Pakistan Prime Minister Nawaz Sharif says he is bound under the country’s constitution to put former military ruler Pervez Musharraf on trial for high treason. Critics fear the move could set up a clash between Sharif and the powerful military.
Former military leader Pervez Musharraf overthrew Sharif in a bloodless coup during Sharif's earlier stint as prime minister in 1999. Musharraf, who went on to rule Pakistan for nearly a decade, is currently under house arrest in Islamabad, with a number of legal challenges pending against him related to his time in power.
The Supreme Court and parliament at the time validated the military coup, which had widespread public support. But the top court later outlawed the moves Musharraf made in November 2007 to suspend the constitution and impose a state of emergency in a bid to prolong his rule.
Prime Minister of Pakistan Nawaz Sharif (L) arrives at the Prime Minister's house to review guards of honor in Islamabad, June 5, 2013.
Prime Minister Sharif on Monday told the parliament his government fully agrees with the top court's ruling that Musharraf’s decisions constituted an act of high treason, and said he should be tried under Article 6 of Pakistan’s constitution.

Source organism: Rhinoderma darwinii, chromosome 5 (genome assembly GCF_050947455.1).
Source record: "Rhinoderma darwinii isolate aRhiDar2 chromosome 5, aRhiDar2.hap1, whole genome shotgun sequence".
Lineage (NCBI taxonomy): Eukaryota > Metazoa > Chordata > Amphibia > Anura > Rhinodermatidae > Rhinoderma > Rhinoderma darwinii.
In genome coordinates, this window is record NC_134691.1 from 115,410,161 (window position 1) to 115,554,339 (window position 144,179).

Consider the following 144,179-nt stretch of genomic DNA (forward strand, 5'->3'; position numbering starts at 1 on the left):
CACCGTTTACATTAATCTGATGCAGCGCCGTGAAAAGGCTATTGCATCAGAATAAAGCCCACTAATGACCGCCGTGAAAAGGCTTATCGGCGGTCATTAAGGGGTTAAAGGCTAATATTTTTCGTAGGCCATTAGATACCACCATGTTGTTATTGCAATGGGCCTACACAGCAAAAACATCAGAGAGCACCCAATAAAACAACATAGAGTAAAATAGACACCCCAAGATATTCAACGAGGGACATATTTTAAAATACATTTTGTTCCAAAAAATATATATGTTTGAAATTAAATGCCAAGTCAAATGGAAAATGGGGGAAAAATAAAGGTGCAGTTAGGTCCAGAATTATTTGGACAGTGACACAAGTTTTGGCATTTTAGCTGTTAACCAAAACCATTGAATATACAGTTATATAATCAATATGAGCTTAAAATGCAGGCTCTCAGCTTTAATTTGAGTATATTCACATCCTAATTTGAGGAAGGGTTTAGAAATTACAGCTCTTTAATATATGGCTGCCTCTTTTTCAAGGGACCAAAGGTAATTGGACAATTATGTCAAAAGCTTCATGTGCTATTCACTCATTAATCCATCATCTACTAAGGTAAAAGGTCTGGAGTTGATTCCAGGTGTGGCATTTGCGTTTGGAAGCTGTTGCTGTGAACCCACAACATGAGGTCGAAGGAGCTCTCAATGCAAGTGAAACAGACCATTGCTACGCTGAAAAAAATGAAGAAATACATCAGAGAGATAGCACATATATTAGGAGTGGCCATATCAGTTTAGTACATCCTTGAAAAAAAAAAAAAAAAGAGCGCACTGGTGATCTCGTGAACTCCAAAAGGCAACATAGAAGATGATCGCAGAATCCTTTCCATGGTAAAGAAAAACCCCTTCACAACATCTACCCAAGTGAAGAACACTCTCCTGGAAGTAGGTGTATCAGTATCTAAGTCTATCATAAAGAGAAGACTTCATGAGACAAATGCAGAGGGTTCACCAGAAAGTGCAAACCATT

“The prime minister is under oath to protect, preserve and defend the constitution and it is implicit in his oath that his government ensures that persons guilty of acts under Article 6 are brought to justice,” he said.
Prime Minister Sharif said that Musharraf will have to answer for his guilt before the court.
“The federal government will proceed in accordance with the law and also take political forces into confidence through a consultative process so that the collective will and wisdom of the people of Pakistan is duly reflected in further process in this behalf,” he said.
The Pakistani constitution allows only the federal government to initiate a treason trial, but the previous coalition government refused to do so, apparently fearing a military backlash.
Pakistan has experienced three coups that allowed the military to rule the country for nearly half of its existence since becoming an independent nation in 1947. Musharraf would be the first army ruler tried for treason and he could be sentenced to death or life in prison if convicted. However, many critics doubt the military, which is still considered Pakistan’s most powerful institution, would allow that to happen.
Musharraf’s lawyers have dismissed Prime Minister Sharif’s move as politically motivated. They say it is designed to distract attention from more pressing national issues, like a badly ailing economy, unemployment, the country's worsening security situation and a deepening national energy crisis.